Tuesday, November 8, 2011
Remember this one? The Seventh Circuit just benchslapped another attorney for filing a "wretched" brief that "massacred" his client's claim. The case, Cathleen R. Sambrano v. Ray Mabus, No. 10-3430, slip op. (7th Cir. Nov. 8, 2011), is an employment discrimination matter brought by a former employee of the Navy. When the plaintiff's lawyer let the case lay dormant for more than a year, the trial court, sua sponte, dismissed the complaint for want of prosecution. In response, plaintiff's counsel filed a motion for relief from judgment that the Seventh Circuit (C.J., Easterbrook) called "preposterous."
The motion asserts that Local Rule 41.1 is unconstitutional but does not contain a legal argument in support of that dubious contention. (Link v. Wabash R.R., 370 U.S. 626, 632–33 (1962), holds that the Constitution permits federal courts to dismiss dormant suits for failure to prosecute.) The district judge denied the motion under Local Rule 5.3 because Sambrano’s lawyer deliberately failed to serve the defendant.
An appeal followed including a brief that Judge Easterbrook called "almost unintelligible."
Here is the brief’s entire summary of argument:
1) Property interest in employment.
2) Due process of law.
3) Motion for judgment on the pleadings under FRCP Rule 12c.
That isn’t a summary of argument or even the conclusion of an argument. The “argument” section of the brief, which runs one and a half pages, is little better; it contains a few platitudes but does not attempt to show how the district judge erred. And here’s the brief’s statement of the standard of review: “The constitutionality or propriety of the District Court’s Local Rule 41.1 insofar as it relates to appellant’s right to due process under the 5th Amendment to the U.S. Constitution.” That might be an effort to frame an issue for appellate review, but it has nothing to do with the standard of review.
But the court was just getting warmed up:
The remainder of the brief is similarly wretched. For example, the statement of appellate jurisdiction is incoherent. It invokes Circuit Rule 28(a)(3)(ii), which is not a source of appellate jurisdiction, and the Cohen collateral-order doctrine, even though the district court entered a final decision ending the suit. Counsel also violated Circuit Rules 30(a) and (d). Rule 30(a) requires the appellant to include, “bound with the main brief, an appendix containing the judgment or order under review and any opinion, memorandum of decision” or other equivalent statement of reasons.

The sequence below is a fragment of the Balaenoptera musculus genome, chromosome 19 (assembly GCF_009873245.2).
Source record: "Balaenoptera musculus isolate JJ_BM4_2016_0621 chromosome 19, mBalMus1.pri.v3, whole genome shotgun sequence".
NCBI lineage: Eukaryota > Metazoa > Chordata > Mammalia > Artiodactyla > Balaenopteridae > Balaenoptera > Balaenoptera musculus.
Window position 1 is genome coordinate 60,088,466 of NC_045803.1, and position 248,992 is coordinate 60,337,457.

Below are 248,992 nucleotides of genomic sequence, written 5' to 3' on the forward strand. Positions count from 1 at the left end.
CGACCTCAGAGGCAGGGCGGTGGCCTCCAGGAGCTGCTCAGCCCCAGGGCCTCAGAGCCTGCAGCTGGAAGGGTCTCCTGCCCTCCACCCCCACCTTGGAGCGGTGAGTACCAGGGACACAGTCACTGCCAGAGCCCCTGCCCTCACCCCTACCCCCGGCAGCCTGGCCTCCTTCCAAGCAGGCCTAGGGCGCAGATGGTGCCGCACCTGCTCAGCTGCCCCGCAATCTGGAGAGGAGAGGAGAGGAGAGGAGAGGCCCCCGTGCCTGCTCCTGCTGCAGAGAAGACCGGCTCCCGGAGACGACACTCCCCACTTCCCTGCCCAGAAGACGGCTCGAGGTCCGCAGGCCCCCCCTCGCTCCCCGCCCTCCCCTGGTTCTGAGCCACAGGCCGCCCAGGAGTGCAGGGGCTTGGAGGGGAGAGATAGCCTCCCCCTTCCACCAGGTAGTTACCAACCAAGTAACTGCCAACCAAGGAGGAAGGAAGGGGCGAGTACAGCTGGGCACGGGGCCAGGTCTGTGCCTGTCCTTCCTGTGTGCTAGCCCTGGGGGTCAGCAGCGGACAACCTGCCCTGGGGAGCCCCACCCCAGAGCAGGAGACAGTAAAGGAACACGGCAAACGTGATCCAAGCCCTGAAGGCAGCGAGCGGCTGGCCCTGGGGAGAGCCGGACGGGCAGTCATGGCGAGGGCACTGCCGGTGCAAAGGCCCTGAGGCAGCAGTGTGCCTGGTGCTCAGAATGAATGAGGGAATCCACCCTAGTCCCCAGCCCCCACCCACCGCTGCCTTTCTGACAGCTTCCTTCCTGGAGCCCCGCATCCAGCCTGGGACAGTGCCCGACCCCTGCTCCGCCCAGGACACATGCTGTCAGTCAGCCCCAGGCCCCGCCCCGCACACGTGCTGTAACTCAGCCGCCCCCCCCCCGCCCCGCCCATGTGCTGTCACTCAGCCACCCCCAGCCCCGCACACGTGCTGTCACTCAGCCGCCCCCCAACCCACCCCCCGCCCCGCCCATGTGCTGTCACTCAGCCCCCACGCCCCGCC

This appeal is frivolous. It bypasses the only possible argument (that the district judge abused his discretion by dismissing the suit without first warning Joaquin about the risks of procrastination) while advancing an argument with no prospect of success (that Local Rule 41.1 is unconstitutional, a contention unsupported by argument or any attempt to address Link).
. . . .
We have no idea whether Sambrano had a good claim against the Navy—but we do know that, if she had, Joaquin massacred it.
His conduct in this case implies that Joaquin is not competent to protect the interests of litigants in the federal courts.
The court ordered plaintiff's counsel to show cause why he should not be subject to monetary sanctions as well as why he should not be "censured, suspended, or disbarred on account of his apparent inability to practice competently and diligently in the federal courts."
Hat tip to Chris Wren.